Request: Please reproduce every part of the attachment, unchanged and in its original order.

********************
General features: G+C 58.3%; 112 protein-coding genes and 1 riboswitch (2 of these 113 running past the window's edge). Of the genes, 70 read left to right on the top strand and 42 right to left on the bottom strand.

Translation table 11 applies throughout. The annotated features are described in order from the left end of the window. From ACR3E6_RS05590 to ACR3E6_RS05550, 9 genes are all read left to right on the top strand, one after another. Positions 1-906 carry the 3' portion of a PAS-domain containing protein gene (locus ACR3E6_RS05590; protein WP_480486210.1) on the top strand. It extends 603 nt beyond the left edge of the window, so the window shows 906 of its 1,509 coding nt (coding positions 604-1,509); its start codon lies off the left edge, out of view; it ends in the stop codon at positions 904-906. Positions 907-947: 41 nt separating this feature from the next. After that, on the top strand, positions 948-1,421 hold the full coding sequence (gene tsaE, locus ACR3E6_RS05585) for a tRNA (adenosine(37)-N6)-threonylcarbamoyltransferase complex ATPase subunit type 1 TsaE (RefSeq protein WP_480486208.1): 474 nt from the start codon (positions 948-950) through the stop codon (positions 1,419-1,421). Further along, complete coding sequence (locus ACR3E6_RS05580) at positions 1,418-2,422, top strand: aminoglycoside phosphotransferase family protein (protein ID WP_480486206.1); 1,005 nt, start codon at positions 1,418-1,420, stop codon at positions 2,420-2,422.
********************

General features: G+C 58.3%; 112 protein-coding genes and 1 riboswitch (2 of these 113 running past the window's edge). Of the genes, 70 read left to right on the top strand and 42 right to left on the bottom strand.

Translation table 11 applies throughout. The annotated features are described in order from the left end of the window. From ACR3E6_RS05590 to ACR3E6_RS05550, 9 genes are all read left to right on the top strand, one after another. Positions 1-906 carry the 3' portion of a PAS-domain containing protein gene (locus ACR3E6_RS05590; protein WP_480486210.1) on the top strand. It extends 603 nt beyond the left edge of the window, so the window shows 906 of its 1,509 coding nt (coding positions 604-1,509); its start codon lies off the left edge, out of view; it ends in the stop codon at positions 904-906. Positions 907-947: 41 nt separating this feature from the next. After that, on the top strand, positions 948-1,421 hold the full coding sequence (gene tsaE, locus ACR3E6_RS05585) for a tRNA (adenosine(37)-N6)-threonylcarbamoyltransferase complex ATPase subunit type 1 TsaE (RefSeq protein WP_480486208.1): 474 nt from the start codon (positions 948-950) through the stop codon (positions 1,419-1,421). Further along, complete coding sequence (locus ACR3E6_RS05580) at positions 1,418-2,422, top strand: aminoglycoside phosphotransferase family protein (protein ID WP_480486206.1); 1,005 nt, start codon at positions 1,418-1,420, stop codon at positions 2,420-2,422.